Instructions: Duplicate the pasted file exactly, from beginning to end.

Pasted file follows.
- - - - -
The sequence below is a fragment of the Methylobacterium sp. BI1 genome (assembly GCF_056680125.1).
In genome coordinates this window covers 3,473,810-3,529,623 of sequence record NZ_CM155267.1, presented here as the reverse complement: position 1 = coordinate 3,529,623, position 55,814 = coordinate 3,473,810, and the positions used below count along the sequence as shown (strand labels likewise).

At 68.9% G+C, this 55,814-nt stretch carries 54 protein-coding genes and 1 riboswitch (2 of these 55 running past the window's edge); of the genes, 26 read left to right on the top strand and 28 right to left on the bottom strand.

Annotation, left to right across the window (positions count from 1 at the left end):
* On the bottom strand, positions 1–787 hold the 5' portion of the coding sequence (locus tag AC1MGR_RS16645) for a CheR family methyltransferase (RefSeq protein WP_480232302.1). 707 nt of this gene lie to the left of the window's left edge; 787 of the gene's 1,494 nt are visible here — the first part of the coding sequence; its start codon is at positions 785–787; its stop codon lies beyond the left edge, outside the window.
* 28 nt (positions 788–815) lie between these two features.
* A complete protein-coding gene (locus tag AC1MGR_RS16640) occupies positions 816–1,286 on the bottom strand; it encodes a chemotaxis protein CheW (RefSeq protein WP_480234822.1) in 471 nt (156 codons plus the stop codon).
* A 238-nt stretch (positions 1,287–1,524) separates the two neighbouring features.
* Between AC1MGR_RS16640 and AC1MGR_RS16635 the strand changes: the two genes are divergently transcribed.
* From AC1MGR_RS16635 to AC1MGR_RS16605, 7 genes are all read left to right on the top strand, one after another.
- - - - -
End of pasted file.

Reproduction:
The sequence below is a fragment of the Methylobacterium sp. BI1 genome (assembly GCF_056680125.1).
In genome coordinates this window covers 3,473,810-3,529,623 of sequence record NZ_CM155267.1, presented here as the reverse complement: position 1 = coordinate 3,529,623, position 55,814 = coordinate 3,473,810, and the positions used below count along the sequence as shown (strand labels likewise).

At 68.9% G+C, this 55,814-nt stretch carries 54 protein-coding genes and 1 riboswitch (2 of these 55 running past the window's edge); of the genes, 26 read left to right on the top strand and 28 right to left on the bottom strand.

Annotation, left to right across the window (positions count from 1 at the left end):
* On the bottom strand, positions 1–787 hold the 5' portion of the coding sequence (locus tag AC1MGR_RS16645) for a CheR family methyltransferase (RefSeq protein WP_480232302.1). 707 nt of this gene lie to the left of the window's left edge; 787 of the gene's 1,494 nt are visible here — the first part of the coding sequence; its start codon is at positions 785–787; its stop codon lies beyond the left edge, outside the window.
* 28 nt (positions 788–815) lie between these two features.
* A complete protein-coding gene (locus tag AC1MGR_RS16640) occupies positions 816–1,286 on the bottom strand; it encodes a chemotaxis protein CheW (RefSeq protein WP_480234822.1) in 471 nt (156 codons plus the stop codon).
* A 238-nt stretch (positions 1,287–1,524) separates the two neighbouring features.
* Between AC1MGR_RS16640 and AC1MGR_RS16635 the strand changes: the two genes are divergently transcribed.
* From AC1MGR_RS16635 to AC1MGR_RS16605, 7 genes are all read left to right on the top strand, one after another.